- Mark Schlabach, ESPN Senior Writer
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MACON, Ga. -- The most dangerous NCAA tournament first-round opponent for college basketball’s heavyweights has a 30-4 record and has lost one game since Christmas Day.
The Belmont Bruins, who scared the you-know-what out of mighty Duke in the first round of the 2008 NCAA tournament, is going back to the Big Dance for the fourth time in six seasons.
The top-seeded Bruins blasted No. 6 seed North Florida 87-46 in the Atlantic Sun tournament championship game at University Center on Saturday night, becoming the second team to punch its ticket to the NCAA tournament.
And the Nashville school with about 5,900 students, which counts country singers Vince Gill and Amy Grant among its biggest fans, might be a legitimate threat to get past the first round this time.
“They’re going to be a very tough out,” said North Florida coach Matthew Driscoll, a former Baylor assistant.
Duke coach Mike Krzyzewski knows all too well how dangerous Belmont can be. In their last NCAA appearance, the Bruins nearly pulled off one of the tournament’s biggest upsets. No. 15-seeded Belmont held a 70-69 lead over Duke with 2:02 to play in a first-round game in Washington, D.C. But guard Gerald Henderson bailed out the Blue Devils with a winning shot with 11.9 seconds in a 71-70 victory.
Thanks to Belmont coach Rick Byrd’s unique system -- 11 of his players play at least 10 minutes per game and none of them play more than 25 -- this Bruins squad might be even better than ’08.
You want Cinderella? Consider these facts:
Three of the Bruins’ four losses came against SEC schools back in November and December. In the NIT, Belmont came back from a 17-point deficit and had a couple of chances to tie Tennessee in the final minutes, before falling 85-76 in its Nov. 16 opener. In a rematch against the Volunteers on Dec. 23, Tennessee’s Scotty Hopson hit the winning layup with 5.7 seconds left in UT’s 66-65 win. The Bruins also led Vanderbilt 35-32 at the half before losing 85-76 at Memorial Gym in Nashville on Dec. 4.
Belmont might be the deepest team in college basketball. The Bruins have 11 players who average 10 minutes or more, and sophomore guard Ian Clark leads the team with just under 25 minutes per game. Every player is capable of scoring, too, with 10 of its 11 regulars taking 100 shots or more this season. Going into the A-Sun tournament, Belmont’s bench averaged 40 points per game, the highest average in the country.
The Bruins are one of the country’s best 3-point shooting teams. Through March 3, they ranked No. 2 nationally with 9.5 3-pointers per game. Six Belmont players attempted 70 3-pointers or more this season and five are shooting 40 percent or better from behind the 3-point line.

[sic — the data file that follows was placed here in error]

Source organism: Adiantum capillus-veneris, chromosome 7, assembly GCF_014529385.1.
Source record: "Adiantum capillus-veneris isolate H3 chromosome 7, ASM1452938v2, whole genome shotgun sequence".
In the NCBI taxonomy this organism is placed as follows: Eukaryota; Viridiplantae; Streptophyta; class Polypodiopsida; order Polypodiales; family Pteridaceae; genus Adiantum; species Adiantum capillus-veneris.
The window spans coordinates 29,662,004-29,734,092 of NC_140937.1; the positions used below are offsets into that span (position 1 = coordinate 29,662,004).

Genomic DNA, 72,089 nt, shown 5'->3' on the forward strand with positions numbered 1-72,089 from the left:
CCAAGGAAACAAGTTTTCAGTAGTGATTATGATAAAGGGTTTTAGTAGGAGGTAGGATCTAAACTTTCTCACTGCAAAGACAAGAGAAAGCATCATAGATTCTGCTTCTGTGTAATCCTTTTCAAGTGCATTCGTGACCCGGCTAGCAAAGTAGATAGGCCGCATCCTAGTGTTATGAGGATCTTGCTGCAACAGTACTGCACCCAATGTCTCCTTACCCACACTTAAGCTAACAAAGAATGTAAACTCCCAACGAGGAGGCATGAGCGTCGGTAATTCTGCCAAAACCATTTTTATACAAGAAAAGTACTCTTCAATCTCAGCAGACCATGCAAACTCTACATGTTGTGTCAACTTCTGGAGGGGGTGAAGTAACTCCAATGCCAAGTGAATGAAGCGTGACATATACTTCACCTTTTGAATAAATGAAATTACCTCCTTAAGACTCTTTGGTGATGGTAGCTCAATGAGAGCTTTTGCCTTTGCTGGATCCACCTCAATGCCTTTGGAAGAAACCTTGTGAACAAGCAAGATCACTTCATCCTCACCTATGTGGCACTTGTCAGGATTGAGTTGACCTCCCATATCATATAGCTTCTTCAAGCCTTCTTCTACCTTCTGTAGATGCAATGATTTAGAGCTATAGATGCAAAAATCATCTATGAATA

The Bruins play great away from home. Since the start of the 2005-06 season, Belmont has 54 true road victories, which trails only Vermont among Division I teams. The Bruins have 13 road wins and 18 road/neutral victories this season, more than any other team in the country.
Along with 3-point shooting, Byrd has built his system around unselfish play. The Bruins rank 16th nationally in assists and they’re great at turning opponents over, averaging 9.7 steals, which is third-best in the country. The Bruins also rank among the country’s top five in turnover margin (plus-5.2).
Byrd, who has won more than 500 games in 25 seasons at Belmont, said his system allows his players to play harder in three- or four-minute spurts. He said he never planned to use such a system -- it just kind of happened.
“Everybody wants to play 35 or 40 minutes,” Byrd said. “Every one of them would like to do that, but they saw it would help our team. Last year, I came to the realization that you can ask your guys to play harder if you’re not playing them 35 minutes a game.”
The Bruins don’t even have five regular starters. Four players -- guards Clark and Drew Hanlen, center Mick Hedgepeth and forward Jon House -- have started all but one game, but Trevor Noack and Brandon Baker rotate at the other forward position.
“In a pickup game, you could have a guy make the first five picks on our team and there’s a pretty good chance the other guy could pick just as good of a team,” Byrd said.
The Ospreys, who were attempting to become the first A-Sun team to beat the Nos. 1, 2 and 3 seeds in the conference tournament, were no match for the Bruins. Belmont had 23 offensive rebounds, 21 assists and 12 steals. They made nine 3-pointers and shot better than 50 percent from the floor.
“Even in the tournament, when he probably wanted to leave guys in, he stuck with the system,” Clark said. “I think it’s going to help us in the long run.”
In every hustle statistic, the Bruins out-hustled their opponent.
“Nobody plays more than 25 minutes,” Driscoll said. “You could argue their second team is as talented as their first team.”
And you could certainly argue this Belmont team is as much of a threat as the ’08 squad that had Duke on the ropes.
One would think the Bruins won’t have to beat a No. 2 seed in the first round to prove it. ESPN bracketologist Joe Lunardi had the Bruins pegged as a 13th seed heading into Saturday’s action.
“Thirty Division I wins is a lot of wins, and I hope it earns some respect with the committee,” Byrd said. “[If you’re a] 15 or 16 [seed], you’re going to have a hard time winning the game and we know that. Hopefully, we’re better than that. It will give us more of a fighting chance and more optimism going into the game.”